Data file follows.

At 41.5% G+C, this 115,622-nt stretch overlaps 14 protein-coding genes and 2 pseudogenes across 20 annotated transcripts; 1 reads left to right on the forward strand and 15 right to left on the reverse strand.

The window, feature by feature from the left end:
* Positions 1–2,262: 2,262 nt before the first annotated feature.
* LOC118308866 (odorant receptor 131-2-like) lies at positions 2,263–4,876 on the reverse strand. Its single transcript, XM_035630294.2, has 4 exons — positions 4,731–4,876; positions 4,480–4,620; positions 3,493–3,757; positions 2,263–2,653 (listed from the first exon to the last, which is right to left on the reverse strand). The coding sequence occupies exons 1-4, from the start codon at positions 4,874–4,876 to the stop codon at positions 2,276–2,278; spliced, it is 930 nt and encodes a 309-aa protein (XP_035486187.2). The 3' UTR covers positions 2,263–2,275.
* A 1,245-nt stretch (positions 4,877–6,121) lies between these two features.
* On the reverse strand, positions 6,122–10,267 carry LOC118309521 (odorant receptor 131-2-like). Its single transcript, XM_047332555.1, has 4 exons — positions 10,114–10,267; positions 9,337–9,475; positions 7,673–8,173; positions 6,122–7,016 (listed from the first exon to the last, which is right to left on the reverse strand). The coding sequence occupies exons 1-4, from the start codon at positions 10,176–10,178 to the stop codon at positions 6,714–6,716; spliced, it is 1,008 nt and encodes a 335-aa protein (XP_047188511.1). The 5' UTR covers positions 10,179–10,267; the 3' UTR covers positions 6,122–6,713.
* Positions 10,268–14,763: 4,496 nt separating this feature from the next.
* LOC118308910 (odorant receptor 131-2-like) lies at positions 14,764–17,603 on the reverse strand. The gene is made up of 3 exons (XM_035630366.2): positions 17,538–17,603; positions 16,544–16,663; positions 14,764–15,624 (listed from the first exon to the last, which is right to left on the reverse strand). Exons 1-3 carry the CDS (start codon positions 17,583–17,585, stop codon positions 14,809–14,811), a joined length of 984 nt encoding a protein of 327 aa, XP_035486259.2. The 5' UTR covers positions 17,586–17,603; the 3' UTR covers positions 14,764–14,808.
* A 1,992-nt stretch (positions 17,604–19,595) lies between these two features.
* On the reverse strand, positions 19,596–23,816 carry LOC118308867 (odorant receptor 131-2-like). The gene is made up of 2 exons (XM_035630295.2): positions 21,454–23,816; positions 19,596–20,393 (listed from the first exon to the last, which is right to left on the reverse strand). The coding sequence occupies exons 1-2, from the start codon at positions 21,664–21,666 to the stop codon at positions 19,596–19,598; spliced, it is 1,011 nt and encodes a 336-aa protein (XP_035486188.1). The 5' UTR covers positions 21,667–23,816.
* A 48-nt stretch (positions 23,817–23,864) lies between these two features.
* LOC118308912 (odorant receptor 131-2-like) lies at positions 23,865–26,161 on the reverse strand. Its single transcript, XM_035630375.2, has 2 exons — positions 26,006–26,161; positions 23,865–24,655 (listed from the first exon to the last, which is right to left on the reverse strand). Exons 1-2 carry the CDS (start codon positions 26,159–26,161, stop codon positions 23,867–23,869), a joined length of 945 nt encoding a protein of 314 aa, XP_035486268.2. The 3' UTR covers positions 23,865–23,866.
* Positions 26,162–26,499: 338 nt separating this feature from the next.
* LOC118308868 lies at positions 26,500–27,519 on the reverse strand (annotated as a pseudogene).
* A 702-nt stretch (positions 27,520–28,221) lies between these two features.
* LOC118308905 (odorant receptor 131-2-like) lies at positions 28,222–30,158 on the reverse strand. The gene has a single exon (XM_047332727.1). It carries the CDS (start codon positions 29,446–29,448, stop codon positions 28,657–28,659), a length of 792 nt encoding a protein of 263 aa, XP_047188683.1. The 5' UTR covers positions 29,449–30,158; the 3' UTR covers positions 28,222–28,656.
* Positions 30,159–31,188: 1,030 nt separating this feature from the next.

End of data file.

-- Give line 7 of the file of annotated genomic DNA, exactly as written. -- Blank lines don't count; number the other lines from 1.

* Positions 10,268–14,763: 4,496 nt separating this feature from the next.